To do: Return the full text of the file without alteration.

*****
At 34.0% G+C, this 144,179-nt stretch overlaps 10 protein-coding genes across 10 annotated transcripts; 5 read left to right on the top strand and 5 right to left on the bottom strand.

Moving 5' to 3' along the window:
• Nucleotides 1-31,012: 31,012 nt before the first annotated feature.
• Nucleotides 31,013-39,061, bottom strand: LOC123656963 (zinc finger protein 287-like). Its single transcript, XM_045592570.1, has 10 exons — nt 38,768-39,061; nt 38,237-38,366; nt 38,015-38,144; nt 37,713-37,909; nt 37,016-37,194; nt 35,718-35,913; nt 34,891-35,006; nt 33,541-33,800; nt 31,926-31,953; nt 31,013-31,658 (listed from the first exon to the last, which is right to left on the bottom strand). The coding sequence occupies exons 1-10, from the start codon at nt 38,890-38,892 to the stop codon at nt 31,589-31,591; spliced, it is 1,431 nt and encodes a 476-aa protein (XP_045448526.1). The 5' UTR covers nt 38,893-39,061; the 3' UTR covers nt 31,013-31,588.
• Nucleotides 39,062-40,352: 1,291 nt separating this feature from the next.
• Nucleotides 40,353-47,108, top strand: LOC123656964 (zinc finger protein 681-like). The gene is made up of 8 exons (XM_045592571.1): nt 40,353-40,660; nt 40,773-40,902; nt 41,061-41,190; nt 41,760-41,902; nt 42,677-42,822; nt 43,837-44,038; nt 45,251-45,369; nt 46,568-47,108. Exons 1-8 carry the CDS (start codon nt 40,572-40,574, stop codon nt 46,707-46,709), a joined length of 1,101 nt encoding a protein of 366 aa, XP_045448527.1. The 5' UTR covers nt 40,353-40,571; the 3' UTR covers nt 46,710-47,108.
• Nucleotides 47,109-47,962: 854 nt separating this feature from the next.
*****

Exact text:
At 34.0% G+C, this 144,179-nt stretch overlaps 10 protein-coding genes across 10 annotated transcripts; 5 read left to right on the top strand and 5 right to left on the bottom strand.

Moving 5' to 3' along the window:
• Nucleotides 1-31,012: 31,012 nt before the first annotated feature.
• Nucleotides 31,013-39,061, bottom strand: LOC123656963 (zinc finger protein 287-like). Its single transcript, XM_045592570.1, has 10 exons — nt 38,768-39,061; nt 38,237-38,366; nt 38,015-38,144; nt 37,713-37,909; nt 37,016-37,194; nt 35,718-35,913; nt 34,891-35,006; nt 33,541-33,800; nt 31,926-31,953; nt 31,013-31,658 (listed from the first exon to the last, which is right to left on the bottom strand). The coding sequence occupies exons 1-10, from the start codon at nt 38,890-38,892 to the stop codon at nt 31,589-31,591; spliced, it is 1,431 nt and encodes a 476-aa protein (XP_045448526.1). The 5' UTR covers nt 38,893-39,061; the 3' UTR covers nt 31,013-31,588.
• Nucleotides 39,062-40,352: 1,291 nt separating this feature from the next.
• Nucleotides 40,353-47,108, top strand: LOC123656964 (zinc finger protein 681-like). The gene is made up of 8 exons (XM_045592571.1): nt 40,353-40,660; nt 40,773-40,902; nt 41,061-41,190; nt 41,760-41,902; nt 42,677-42,822; nt 43,837-44,038; nt 45,251-45,369; nt 46,568-47,108. Exons 1-8 carry the CDS (start codon nt 40,572-40,574, stop codon nt 46,707-46,709), a joined length of 1,101 nt encoding a protein of 366 aa, XP_045448527.1. The 5' UTR covers nt 40,353-40,571; the 3' UTR covers nt 46,710-47,108.
• Nucleotides 47,109-47,962: 854 nt separating this feature from the next.